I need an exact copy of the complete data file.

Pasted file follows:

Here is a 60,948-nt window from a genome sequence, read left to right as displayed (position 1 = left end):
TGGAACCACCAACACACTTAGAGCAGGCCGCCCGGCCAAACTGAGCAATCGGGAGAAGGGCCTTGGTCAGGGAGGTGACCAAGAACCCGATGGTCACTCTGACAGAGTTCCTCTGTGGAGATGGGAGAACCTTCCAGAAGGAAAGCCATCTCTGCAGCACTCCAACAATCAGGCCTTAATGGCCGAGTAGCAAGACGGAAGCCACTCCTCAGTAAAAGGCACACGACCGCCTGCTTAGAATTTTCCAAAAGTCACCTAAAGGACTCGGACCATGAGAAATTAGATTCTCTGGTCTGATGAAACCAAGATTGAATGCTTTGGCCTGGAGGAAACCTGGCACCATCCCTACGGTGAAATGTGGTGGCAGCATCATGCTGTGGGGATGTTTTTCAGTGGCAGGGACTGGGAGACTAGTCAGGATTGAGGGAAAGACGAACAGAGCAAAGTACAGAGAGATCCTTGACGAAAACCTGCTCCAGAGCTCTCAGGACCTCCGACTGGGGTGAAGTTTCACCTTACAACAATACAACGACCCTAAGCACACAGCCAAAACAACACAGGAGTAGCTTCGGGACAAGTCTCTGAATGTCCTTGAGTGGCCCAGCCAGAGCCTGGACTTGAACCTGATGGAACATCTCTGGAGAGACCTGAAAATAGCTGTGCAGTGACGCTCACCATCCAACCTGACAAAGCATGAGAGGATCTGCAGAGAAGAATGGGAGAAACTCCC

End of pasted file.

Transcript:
Here is a 60,948-nt window from a genome sequence, read left to right as displayed (position 1 = left end):
TGGAACCACCAACACACTTAGAGCAGGCCGCCCGGCCAAACTGAGCAATCGGGAGAAGGGCCTTGGTCAGGGAGGTGACCAAGAACCCGATGGTCACTCTGACAGAGTTCCTCTGTGGAGATGGGAGAACCTTCCAGAAGGAAAGCCATCTCTGCAGCACTCCAACAATCAGGCCTTAATGGCCGAGTAGCAAGACGGAAGCCACTCCTCAGTAAAAGGCACACGACCGCCTGCTTAGAATTTTCCAAAAGTCACCTAAAGGACTCGGACCATGAGAAATTAGATTCTCTGGTCTGATGAAACCAAGATTGAATGCTTTGGCCTGGAGGAAACCTGGCACCATCCCTACGGTGAAATGTGGTGGCAGCATCATGCTGTGGGGATGTTTTTCAGTGGCAGGGACTGGGAGACTAGTCAGGATTGAGGGAAAGACGAACAGAGCAAAGTACAGAGAGATCCTTGACGAAAACCTGCTCCAGAGCTCTCAGGACCTCCGACTGGGGTGAAGTTTCACCTTACAACAATACAACGACCCTAAGCACACAGCCAAAACAACACAGGAGTAGCTTCGGGACAAGTCTCTGAATGTCCTTGAGTGGCCCAGCCAGAGCCTGGACTTGAACCTGATGGAACATCTCTGGAGAGACCTGAAAATAGCTGTGCAGTGACGCTCACCATCCAACCTGACAAAGCATGAGAGGATCTGCAGAGAAGAATGGGAGAAACTCCC